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anonymous

  • 5 years ago

solve for t: 17e^(0.07t)=11e^(0.05t) I have so far gotten to this step: 17t ln(0.07)=tln(0.05)

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  1. anonymous
    • 5 years ago
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    HELP ME PLEASE

  2. anonymous
    • 5 years ago
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    divide by e^(0.05t) on both sides

  3. anonymous
    • 5 years ago
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    and post what you get.

  4. anonymous
    • 5 years ago
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    ok hold on

  5. anonymous
    • 5 years ago
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    17tln(0.07)-tln(0.05)=11

  6. anonymous
    • 5 years ago
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    \[e ^{x} / e ^{y} = e ^{x-y}\]\[\ln{e^{x-y}} = x - y\]

  7. anonymous
    • 5 years ago
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    how did you get to the step that you got to? what did you do to get 17t ln(0.07)=tln(0.05)? because that is incorrect.

  8. anonymous
    • 5 years ago
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    I did this : 17e^(0.07t)/(e^(0.05t) = 11

  9. anonymous
    • 5 years ago
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    ok, thar part is right. what did you do after that?

  10. anonymous
    • 5 years ago
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    okay, and then?

  11. anonymous
    • 5 years ago
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    is it possible that you can take a picture of your notes and attach it here? that way it is much faster.

  12. anonymous
    • 5 years ago
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    according to the quotient rule u subtract?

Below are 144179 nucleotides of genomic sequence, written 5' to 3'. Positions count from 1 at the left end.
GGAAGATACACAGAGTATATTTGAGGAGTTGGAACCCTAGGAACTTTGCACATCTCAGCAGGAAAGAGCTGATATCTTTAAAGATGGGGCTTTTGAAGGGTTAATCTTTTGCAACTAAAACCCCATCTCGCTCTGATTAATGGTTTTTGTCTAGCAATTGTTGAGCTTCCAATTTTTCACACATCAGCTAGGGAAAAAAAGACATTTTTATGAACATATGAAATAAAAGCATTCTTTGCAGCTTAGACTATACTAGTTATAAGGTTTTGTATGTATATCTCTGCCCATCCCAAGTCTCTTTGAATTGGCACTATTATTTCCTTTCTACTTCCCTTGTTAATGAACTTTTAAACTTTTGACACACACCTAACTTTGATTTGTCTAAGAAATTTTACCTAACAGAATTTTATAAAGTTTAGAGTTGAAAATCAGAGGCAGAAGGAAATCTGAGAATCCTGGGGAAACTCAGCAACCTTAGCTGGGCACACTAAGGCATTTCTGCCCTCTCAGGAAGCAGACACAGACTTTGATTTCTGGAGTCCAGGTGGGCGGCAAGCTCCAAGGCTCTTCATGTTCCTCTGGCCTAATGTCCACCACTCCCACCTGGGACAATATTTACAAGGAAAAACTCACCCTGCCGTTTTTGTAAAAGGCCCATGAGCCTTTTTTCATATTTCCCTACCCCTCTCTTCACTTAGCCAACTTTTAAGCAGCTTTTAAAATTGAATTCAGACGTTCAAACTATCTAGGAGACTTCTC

13. anonymous
    • 5 years ago
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    right, you subtract

  14. anonymous
    • 5 years ago
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    so what did you get?

  15. anonymous
    • 5 years ago
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    17tln(0.07) - tln(0.05)=11

  16. anonymous
    • 5 years ago
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    why did you do tln0.07-tlon0.05? what rule is that?

  17. anonymous
    • 5 years ago
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    idk. can u show me the next step. plz

  18. anonymous
    • 5 years ago
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    alright so 17e^0.07t = 11e^0.05t Step 1: divide both sides by e^0.05t ...so you have (17e^0.07t)/(e^0.05t) = 11 Step 2: since e^x/y = e^x-y ...you can make this 17e^(0.07t-0.05t) =11 ...which equals???? 17e^0.02t = 11 Step 3: divide 17 out of there ...so e^0.02t = (11/17) step 4: take the natural log of both sides ...so ln e^0.02t = ln (11/17) step 5: e goes away now and you have 0.02t = ln (11/17) step 6: divide both sides by 0.02 so now it is t = (ln (11/17)/(0.02)) SO NOW..... t = -21.76590356 Check to see if this works in the original equation

  19. anonymous
    • 5 years ago
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    hold on let me work it out

  20. anonymous
    • 5 years ago
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    yup it works. i understand now, i was not certain at first if u can use the e^x/y rule

  21. anonymous
    • 5 years ago
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    i understand the simplification

  22. anonymous
    • 5 years ago
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    i messed up in my steps by going too fast and said e^x/y = e^x-y i meant to say (e^x) / (e^y) = e^x-y but i think you already figured that out

  23. anonymous
    • 5 years ago
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    the rule is e^x/e^y = e^(x-y), not e^x/y = e^(x-y)

  24. anonymous
    • 5 years ago
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    yep...caught myself there :)

  25. anonymous
    • 5 years ago
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    yup. qoptient rules for natural logs right?

  26. anonymous
    • 5 years ago
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    lol. no its the quotient rule for ALL fractions.

  27. anonymous
    • 5 years ago
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    yep....now if you'll excuse me, i have to go make some natural logs of my own....;o

  28. anonymous
    • 5 years ago
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    TMI

  29. anonymous
    • 5 years ago
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    hahaha

  30. anonymous
    • 5 years ago
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    suprisingly im an engineering major

  31. anonymous
    • 5 years ago
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    lol

  32. anonymous
    • 5 years ago
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    surprisingly, i earned a bachelor's in biochemistry....when i wasnt drunk...

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